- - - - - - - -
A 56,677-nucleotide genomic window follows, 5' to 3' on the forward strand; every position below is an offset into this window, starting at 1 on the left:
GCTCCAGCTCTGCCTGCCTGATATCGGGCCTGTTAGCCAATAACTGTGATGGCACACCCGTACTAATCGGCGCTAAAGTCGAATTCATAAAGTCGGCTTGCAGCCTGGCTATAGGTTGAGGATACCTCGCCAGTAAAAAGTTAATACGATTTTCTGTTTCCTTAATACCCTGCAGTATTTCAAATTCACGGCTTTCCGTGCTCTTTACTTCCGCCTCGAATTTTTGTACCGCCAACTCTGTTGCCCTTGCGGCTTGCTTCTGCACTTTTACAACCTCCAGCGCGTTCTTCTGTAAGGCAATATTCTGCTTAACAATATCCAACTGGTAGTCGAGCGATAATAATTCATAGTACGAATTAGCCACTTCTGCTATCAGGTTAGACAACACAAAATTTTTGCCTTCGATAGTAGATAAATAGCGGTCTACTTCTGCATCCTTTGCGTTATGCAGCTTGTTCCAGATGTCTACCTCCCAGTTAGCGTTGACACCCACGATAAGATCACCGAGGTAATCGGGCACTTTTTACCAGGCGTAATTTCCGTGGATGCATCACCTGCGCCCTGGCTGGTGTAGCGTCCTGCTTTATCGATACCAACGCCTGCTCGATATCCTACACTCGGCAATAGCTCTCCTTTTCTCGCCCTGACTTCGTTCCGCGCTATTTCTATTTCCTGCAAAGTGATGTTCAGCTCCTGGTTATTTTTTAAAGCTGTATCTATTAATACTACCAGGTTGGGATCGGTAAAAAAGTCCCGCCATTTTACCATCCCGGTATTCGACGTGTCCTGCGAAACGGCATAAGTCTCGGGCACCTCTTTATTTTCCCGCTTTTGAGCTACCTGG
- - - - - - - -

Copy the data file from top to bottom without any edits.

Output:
A 56,677-nucleotide genomic window follows, 5' to 3' on the forward strand; every position below is an offset into this window, starting at 1 on the left:
GCTCCAGCTCTGCCTGCCTGATATCGGGCCTGTTAGCCAATAACTGTGATGGCACACCCGTACTAATCGGCGCTAAAGTCGAATTCATAAAGTCGGCTTGCAGCCTGGCTATAGGTTGAGGATACCTCGCCAGTAAAAAGTTAATACGATTTTCTGTTTCCTTAATACCCTGCAGTATTTCAAATTCACGGCTTTCCGTGCTCTTTACTTCCGCCTCGAATTTTTGTACCGCCAACTCTGTTGCCCTTGCGGCTTGCTTCTGCACTTTTACAACCTCCAGCGCGTTCTTCTGTAAGGCAATATTCTGCTTAACAATATCCAACTGGTAGTCGAGCGATAATAATTCATAGTACGAATTAGCCACTTCTGCTATCAGGTTAGACAACACAAAATTTTTGCCTTCGATAGTAGATAAATAGCGGTCTACTTCTGCATCCTTTGCGTTATGCAGCTTGTTCCAGATGTCTACCTCCCAGTTAGCGTTGACACCCACGATAAGATCACCGAGGTAATCGGGCACTTTTTACCAGGCGTAATTTCCGTGGATGCATCACCTGCGCCCTGGCTGGTGTAGCGTCCTGCTTTATCGATACCAACGCCTGCTCGATATCCTACACTCGGCAATAGCTCTCCTTTTCTCGCCCTGACTTCGTTCCGCGCTATTTCTATTTCCTGCAAAGTGATGTTCAGCTCCTGGTTATTTTTTAAAGCTGTATCTATTAATACTACCAGGTTGGGATCGGTAAAAAAGTCCCGCCATTTTACCATCCCGGTATTCGACGTGTCCTGCGAAACGGCATAAGTCTCGGGCACCTCTTTATTTTCCCGCTTTTGAGCTACCTGG